Randi Zuckerberg's sudden realization of technology's power to promote social engagement came in 2007.
The sister of Facebook founder and billionaire Mark Zuckerberg was skeptical of the social network's ascending popularity and was careful of the company's moves into new territories.
"At first, Facebook was just available at colleges and had this perception of being useful just for dating and poking each other," Zuckerberg said. "... It was seen as this silly and frivolous site."
Then 32 students and faculty members were killed in a school shooting at Virginia Tech.
Instantly, millions of Facebook users changed their profile pictures to black ribbons in a display of support for the university.
"It was all going on organically. I finally had my 'A-ha!' moment that Facebook ... truly could be a place for meaningful encounters and real human interaction," Zuckerberg told more than 200 gathered Friday at the Arts Center of Coastal Carolina for the second day of ImagiNATION.
The three-day lecture and panel series on Hilton Head Island concludes today.
At Facebook Randi Zuckerberg forged media partnerships to live-stream news. Those included the ABC/Facebook Presidential Debates and the CNN/Facebook Inauguration Day Partnership. She received an Emmy nomination in 2011 for her work on the mid-term elections.
Facebook's former marketing head now runs her own media company. She shared key trends in Silicon Valley and around the world. Among them:
- Every company today is a media company and needs to think about how it is presenting content to customers.
- Businesses exploring social media should use social networks to turn passionate fans into "brand advocates ."
- Realize and take advantage of the fact that many of today's young professionals dream of being their own boss. Use that entrepreneurial spirit to drive industry innovation by giving employees the chance to pursue independent projects while on the job. The company benefits with rights to purchase or obtain a share of that new company or idea.
"There is a new passion for creating," Zuckerberg said. "One-third of teenagers today believe they will create their own product and sell it online. It's easy today to start your own company. There are tons of (business) incubators and accelerators. ... So businesses need to foster creativity and entrepreneurial spirit to keep young talent while not letting them run amok."
Every few months, Facebook engineers unleash their talents in an all-night coding session called "hackathons," where engineers create working prototypes of projects that they always wanted to build but could never pursue during regular work hours. Several of those projects became features on the site, Zuckerberg said.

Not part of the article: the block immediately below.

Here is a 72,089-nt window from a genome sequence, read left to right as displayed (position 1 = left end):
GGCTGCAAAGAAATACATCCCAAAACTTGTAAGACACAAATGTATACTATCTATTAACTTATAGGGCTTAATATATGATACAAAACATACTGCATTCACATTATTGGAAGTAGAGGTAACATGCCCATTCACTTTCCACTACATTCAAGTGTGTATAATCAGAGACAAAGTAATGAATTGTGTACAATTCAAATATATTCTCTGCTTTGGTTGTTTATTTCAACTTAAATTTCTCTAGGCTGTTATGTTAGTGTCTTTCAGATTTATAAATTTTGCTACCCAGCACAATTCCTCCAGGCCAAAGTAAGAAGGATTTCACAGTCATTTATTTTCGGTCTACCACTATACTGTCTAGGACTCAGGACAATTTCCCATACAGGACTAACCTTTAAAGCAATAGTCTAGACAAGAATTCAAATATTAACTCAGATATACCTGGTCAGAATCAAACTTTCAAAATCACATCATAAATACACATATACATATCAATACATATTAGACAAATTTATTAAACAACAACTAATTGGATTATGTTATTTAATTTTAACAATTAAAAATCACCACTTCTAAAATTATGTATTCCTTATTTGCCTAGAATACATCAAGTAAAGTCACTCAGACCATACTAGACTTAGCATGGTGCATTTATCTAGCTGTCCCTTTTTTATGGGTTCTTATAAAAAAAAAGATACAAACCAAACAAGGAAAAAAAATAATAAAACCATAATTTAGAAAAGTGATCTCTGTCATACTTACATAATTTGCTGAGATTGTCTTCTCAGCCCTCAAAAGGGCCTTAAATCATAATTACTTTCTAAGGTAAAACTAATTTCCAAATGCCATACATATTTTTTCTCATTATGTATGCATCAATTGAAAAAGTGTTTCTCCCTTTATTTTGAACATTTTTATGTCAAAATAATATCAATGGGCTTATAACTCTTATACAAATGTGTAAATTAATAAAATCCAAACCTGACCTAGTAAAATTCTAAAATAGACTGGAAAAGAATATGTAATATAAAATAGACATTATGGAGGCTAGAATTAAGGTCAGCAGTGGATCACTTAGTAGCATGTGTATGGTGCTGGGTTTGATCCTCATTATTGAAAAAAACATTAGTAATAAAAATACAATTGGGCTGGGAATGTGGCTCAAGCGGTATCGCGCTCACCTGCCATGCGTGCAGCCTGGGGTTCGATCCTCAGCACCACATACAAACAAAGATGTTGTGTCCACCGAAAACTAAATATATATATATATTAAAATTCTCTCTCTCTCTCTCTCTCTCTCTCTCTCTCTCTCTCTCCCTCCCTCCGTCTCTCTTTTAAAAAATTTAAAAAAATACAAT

Conspicuously absent from Friday's lecture and panel series on technology and creativity were young professionals.
Zuckerberg, poking fun at social media, at one point shared a slide titled "The Old Person Who Just Didn't Get It."
The slide depicts a Facebook exchange between father and son. Father mistakes Facebook for Google, posting: "Where to buy chicken casserole supplies." Son responds: "Dad, this is Facebook; not Google. Try again." Father posts the same query again to Facebook. The son becomes embarrassed.
While the crowd of retirees, business owners, executives and social media fans appreciated the humor, one couldn't help notice many of those laughing probably related more to dad than son.
"That's one of the things we really need to work on over the next several years," said Jack Alderman, executive director of the Hilton Head Island Institute, which is conducting the inaugural event.
"We more and more want to bring folks from off island and the younger generation," Alderman said. "(But) I think her message is critical to all age groups, particularly to my age group because she's telling us things we don't know. ... Yesterday we talked about leading meaningful lives. Today is creativity. Tomorrow is about re-thinking education. And technology is so much at the center of all of that right now. Even if we'd like to avoid it, we can't."
Videos: Randi Zuckerberg at imagiNATION
Videos by Delayna Earley
Randi Zuckerberg, former Facebook marketing head and sister of founder Mark Zuckerberg, gives 10 examples of who you do not want to be on social media during the Hilton Head Institute's ImagiNATION lecture series on Oct. 25, 2013.
Randi Zuckerberg, former Facebook marketing head and sister of founder Mark Zuckerberg, gives ten examples of who you do not want to be on social media during the Hilton Head Institute's ImagiNATION lecture series on Friday, Oct. 25.
Follow reporter Tom Barton at twitter.com/IPBG_Tom.